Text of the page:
« Reply #21 on: March 28, 2012, 10:52:56 AM »
Craig, I really don't think this is degraded gluten.  Bill uses a bread machine, so it's difficult to ascertain how much mixing he's doing, but Chau gets this spider web effect as well, and I know, for a fact, that he doesn't overmix.

It's also definitely not overfermentation either, as Bouncer is very strong flour (14%) and overnight cold fermentation is just a drop in the bucket for a dough with this kind of strength.

I firmly believe that for every medium high to high gluten bromated flour, you can add the perfect amount of water, knead it for the perfect amount of time, ferment it for the perfect time at the perfect temp and bake it the perfect amount of time and this kind of extreme/holy grail oven spring can be achieved.  It's a perfect storm that, for Bill, involved some luck, but, for Chau, because he does it more frequently involves less luck, although he does have the added benefit of elevation.

What's most fascinating to me, personally, is that a few steps Bill took seemed to counter theories on what I previously believed to be responsible for ideal oven spring.  For instance, I believe he was at a 5 minute bake at the time of that photo. I still believe you can't achieve that kind of webbing at bake times higher than 5, but at the time of that photo, I was pretty sure it couldn't be done above 4.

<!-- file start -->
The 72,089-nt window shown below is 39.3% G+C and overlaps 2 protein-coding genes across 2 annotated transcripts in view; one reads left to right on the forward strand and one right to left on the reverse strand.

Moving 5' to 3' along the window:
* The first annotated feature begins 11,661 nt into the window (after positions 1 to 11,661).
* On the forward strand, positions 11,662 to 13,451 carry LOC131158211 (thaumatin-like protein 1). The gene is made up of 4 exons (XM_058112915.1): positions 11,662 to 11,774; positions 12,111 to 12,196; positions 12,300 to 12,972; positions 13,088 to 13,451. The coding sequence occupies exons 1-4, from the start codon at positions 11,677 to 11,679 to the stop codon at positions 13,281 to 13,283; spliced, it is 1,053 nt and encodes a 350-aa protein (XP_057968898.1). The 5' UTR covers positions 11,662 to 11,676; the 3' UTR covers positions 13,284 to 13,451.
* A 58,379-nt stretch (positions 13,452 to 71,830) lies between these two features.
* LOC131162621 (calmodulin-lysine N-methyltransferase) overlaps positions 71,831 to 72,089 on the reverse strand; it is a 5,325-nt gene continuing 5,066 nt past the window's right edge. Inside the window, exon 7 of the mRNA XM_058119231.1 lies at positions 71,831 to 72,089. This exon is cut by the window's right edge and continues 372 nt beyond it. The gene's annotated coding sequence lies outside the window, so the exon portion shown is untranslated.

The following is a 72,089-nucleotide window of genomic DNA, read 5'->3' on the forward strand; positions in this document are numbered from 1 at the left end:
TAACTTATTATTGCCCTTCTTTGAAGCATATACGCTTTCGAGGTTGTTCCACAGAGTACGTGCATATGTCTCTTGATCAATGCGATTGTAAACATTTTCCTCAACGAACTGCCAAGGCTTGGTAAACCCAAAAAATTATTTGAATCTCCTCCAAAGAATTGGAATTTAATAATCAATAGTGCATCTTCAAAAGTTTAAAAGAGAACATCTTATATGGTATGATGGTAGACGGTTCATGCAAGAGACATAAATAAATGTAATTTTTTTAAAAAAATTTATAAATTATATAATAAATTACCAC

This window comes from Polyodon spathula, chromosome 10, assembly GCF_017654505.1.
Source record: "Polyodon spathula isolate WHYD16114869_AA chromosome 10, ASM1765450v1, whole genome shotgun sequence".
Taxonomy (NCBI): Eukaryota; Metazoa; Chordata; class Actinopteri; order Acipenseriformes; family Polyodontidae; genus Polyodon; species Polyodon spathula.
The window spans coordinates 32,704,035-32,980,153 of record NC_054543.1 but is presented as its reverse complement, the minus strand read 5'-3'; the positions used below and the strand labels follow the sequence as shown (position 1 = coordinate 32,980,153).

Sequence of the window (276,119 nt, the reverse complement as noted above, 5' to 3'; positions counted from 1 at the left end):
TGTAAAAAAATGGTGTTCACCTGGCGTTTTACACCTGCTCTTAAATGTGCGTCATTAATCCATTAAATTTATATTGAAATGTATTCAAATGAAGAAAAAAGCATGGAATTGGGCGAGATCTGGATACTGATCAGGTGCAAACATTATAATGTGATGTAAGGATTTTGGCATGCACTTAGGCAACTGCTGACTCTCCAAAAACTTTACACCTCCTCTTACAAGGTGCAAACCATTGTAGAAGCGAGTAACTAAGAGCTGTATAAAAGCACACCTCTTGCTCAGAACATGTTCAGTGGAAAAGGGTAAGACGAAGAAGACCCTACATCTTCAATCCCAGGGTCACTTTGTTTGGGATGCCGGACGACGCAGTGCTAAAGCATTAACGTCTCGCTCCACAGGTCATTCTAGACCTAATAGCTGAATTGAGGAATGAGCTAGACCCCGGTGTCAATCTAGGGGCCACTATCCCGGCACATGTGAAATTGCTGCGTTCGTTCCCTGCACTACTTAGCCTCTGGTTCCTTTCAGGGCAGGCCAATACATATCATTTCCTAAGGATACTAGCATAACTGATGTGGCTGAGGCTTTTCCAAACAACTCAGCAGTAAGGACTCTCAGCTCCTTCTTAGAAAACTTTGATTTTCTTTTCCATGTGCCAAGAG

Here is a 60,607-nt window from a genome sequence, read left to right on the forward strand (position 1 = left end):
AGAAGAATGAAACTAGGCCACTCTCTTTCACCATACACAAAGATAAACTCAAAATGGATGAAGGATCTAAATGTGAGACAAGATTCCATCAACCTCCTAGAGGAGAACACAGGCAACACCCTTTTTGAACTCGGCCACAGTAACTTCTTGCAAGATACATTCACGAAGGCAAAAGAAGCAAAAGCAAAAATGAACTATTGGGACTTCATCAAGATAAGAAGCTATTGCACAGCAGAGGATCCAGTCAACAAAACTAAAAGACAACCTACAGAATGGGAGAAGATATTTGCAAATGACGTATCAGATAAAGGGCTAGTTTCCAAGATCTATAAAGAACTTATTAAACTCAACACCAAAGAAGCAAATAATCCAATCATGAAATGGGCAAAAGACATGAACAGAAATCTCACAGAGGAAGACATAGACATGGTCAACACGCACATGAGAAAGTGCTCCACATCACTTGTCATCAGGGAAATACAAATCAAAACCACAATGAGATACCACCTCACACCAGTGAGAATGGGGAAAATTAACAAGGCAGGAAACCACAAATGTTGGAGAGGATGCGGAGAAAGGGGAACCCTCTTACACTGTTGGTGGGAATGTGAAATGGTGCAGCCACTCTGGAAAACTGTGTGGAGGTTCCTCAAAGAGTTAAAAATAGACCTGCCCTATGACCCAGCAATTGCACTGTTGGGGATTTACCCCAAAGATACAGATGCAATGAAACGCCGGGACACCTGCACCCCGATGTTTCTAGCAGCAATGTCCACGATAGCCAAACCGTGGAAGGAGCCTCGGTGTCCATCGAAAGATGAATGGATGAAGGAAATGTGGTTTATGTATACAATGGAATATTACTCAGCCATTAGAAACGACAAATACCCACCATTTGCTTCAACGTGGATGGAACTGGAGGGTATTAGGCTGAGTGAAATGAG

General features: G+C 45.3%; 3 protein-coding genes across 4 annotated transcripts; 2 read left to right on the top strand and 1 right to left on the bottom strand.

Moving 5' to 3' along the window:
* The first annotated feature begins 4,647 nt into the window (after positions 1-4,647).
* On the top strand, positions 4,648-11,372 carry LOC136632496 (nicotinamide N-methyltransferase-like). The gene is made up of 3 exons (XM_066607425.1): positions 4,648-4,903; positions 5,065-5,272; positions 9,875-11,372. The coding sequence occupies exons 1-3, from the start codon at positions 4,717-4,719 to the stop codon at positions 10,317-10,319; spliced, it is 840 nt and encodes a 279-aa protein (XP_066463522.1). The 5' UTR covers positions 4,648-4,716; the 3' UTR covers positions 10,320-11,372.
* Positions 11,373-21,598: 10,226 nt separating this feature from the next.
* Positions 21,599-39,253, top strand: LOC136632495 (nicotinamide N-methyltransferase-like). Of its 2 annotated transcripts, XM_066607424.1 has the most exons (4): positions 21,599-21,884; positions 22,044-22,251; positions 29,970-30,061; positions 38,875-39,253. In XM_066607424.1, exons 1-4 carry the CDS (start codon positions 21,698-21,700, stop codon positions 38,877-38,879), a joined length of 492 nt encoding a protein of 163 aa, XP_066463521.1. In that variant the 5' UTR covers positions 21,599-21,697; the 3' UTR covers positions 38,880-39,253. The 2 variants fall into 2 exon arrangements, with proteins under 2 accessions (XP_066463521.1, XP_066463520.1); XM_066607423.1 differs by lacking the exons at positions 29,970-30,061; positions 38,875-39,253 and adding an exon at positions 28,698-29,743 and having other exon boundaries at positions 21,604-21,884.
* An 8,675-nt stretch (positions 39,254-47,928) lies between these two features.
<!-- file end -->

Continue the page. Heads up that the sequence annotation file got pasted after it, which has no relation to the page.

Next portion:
I also seem to have different results using cold dough.  I know Tom's a fan of slightly chilled dough, and, in theory, colder dough should allow for more dissolved CO2, but I've haven't seen dramatically higher oven spring with my slightly chilled and/or cold dough experiments.

I was also a huge proponent of high-ish hydration for oven spring.  I don't know the exact specs for Bouncer, but, at 63% hydration (or possibly even 60%), he's most like a point or two below the absorption value.  I'm starting to experiment more with sub absorption value hydration now, and, so far, it's been a bit encouraging, but I don't think this, by itself is the silver bullet for webbing.

The one aspect that does seem to support my theories is bromate. Both Chau and Bill are achieving this webbing with a bromated flour, which I definitely feel is a player.

As I said, I don't think anything, by itself, is the silver bullet. It's a combination of factors, and everything's got to be dialed in perfectly.

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Re: Spider Web Effect In Rim of Crust - How To Achieve?
« Reply #22 on: March 28, 2012, 11:22:34 AM »
Here's one by member flyboy4ual

http://www.pizzamaking.com/forum/index.php/topic,15454.msg152178.html#msg152178

Caputo, well ferment dough, with cold ferementation.   I kind of agree with both of you guys Craig and Scott.  I do think it's a balance of long fermentation (dough degradation) along with an overall balance of gluten strength, plus enough heat.